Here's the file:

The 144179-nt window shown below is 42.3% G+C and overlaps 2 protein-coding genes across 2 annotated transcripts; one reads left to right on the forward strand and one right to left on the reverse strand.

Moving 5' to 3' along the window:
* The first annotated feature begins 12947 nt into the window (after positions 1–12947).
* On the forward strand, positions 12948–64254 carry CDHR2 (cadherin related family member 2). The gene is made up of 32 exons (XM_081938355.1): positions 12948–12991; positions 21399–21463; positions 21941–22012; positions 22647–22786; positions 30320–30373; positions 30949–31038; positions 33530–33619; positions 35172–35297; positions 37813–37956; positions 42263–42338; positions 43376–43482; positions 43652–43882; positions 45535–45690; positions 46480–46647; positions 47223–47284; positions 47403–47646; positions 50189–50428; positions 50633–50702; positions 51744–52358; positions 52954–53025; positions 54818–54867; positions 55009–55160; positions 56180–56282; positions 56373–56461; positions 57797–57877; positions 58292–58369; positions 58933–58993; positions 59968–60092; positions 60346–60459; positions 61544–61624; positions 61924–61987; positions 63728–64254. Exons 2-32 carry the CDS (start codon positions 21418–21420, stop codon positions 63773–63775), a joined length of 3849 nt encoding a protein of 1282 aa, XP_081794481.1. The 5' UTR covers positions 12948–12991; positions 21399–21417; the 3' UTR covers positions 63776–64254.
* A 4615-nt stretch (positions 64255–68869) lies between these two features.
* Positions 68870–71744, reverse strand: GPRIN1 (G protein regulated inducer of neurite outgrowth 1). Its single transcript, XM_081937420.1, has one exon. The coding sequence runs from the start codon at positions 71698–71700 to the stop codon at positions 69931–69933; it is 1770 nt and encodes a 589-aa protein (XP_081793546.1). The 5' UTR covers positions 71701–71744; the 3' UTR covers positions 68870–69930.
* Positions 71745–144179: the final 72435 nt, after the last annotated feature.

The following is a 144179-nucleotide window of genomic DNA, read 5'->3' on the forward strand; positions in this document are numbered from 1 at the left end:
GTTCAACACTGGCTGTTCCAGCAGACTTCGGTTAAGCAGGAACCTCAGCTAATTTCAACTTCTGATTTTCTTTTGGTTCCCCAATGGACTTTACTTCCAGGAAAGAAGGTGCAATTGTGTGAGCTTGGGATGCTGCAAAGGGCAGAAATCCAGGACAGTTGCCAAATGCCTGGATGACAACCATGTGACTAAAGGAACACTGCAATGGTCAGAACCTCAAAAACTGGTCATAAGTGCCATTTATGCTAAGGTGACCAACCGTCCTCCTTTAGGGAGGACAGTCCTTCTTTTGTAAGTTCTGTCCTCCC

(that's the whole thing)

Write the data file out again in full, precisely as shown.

The 144179-nt window shown below is 42.3% G+C and overlaps 2 protein-coding genes across 2 annotated transcripts; one reads left to right on the forward strand and one right to left on the reverse strand.

Moving 5' to 3' along the window:
* The first annotated feature begins 12947 nt into the window (after positions 1–12947).
* On the forward strand, positions 12948–64254 carry CDHR2 (cadherin related family member 2). The gene is made up of 32 exons (XM_081938355.1): positions 12948–12991; positions 21399–21463; positions 21941–22012; positions 22647–22786; positions 30320–30373; positions 30949–31038; positions 33530–33619; positions 35172–35297; positions 37813–37956; positions 42263–42338; positions 43376–43482; positions 43652–43882; positions 45535–45690; positions 46480–46647; positions 47223–47284; positions 47403–47646; positions 50189–50428; positions 50633–50702; positions 51744–52358; positions 52954–53025; positions 54818–54867; positions 55009–55160; positions 56180–56282; positions 56373–56461; positions 57797–57877; positions 58292–58369; positions 58933–58993; positions 59968–60092; positions 60346–60459; positions 61544–61624; positions 61924–61987; positions 63728–64254. Exons 2-32 carry the CDS (start codon positions 21418–21420, stop codon positions 63773–63775), a joined length of 3849 nt encoding a protein of 1282 aa, XP_081794481.1. The 5' UTR covers positions 12948–12991; positions 21399–21417; the 3' UTR covers positions 63776–64254.
* A 4615-nt stretch (positions 64255–68869) lies between these two features.
* Positions 68870–71744, reverse strand: GPRIN1 (G protein regulated inducer of neurite outgrowth 1). Its single transcript, XM_081937420.1, has one exon. The coding sequence runs from the start codon at positions 71698–71700 to the stop codon at positions 69931–69933; it is 1770 nt and encodes a 589-aa protein (XP_081793546.1). The 5' UTR covers positions 71701–71744; the 3' UTR covers positions 68870–69930.
* Positions 71745–144179: the final 72435 nt, after the last annotated feature.

The following is a 144179-nucleotide window of genomic DNA, read 5'->3' on the forward strand; positions in this document are numbered from 1 at the left end:
GTTCAACACTGGCTGTTCCAGCAGACTTCGGTTAAGCAGGAACCTCAGCTAATTTCAACTTCTGATTTTCTTTTGGTTCCCCAATGGACTTTACTTCCAGGAAAGAAGGTGCAATTGTGTGAGCTTGGGATGCTGCAAAGGGCAGAAATCCAGGACAGTTGCCAAATGCCTGGATGACAACCATGTGACTAAAGGAACACTGCAATGGTCAGAACCTCAAAAACTGGTCATAAGTGCCATTTATGCTAAGGTGACCAACCGTCCTCCTTTAGGGAGGACAGTCCTTCTTTTGTAAGTTCTGTCCTCCC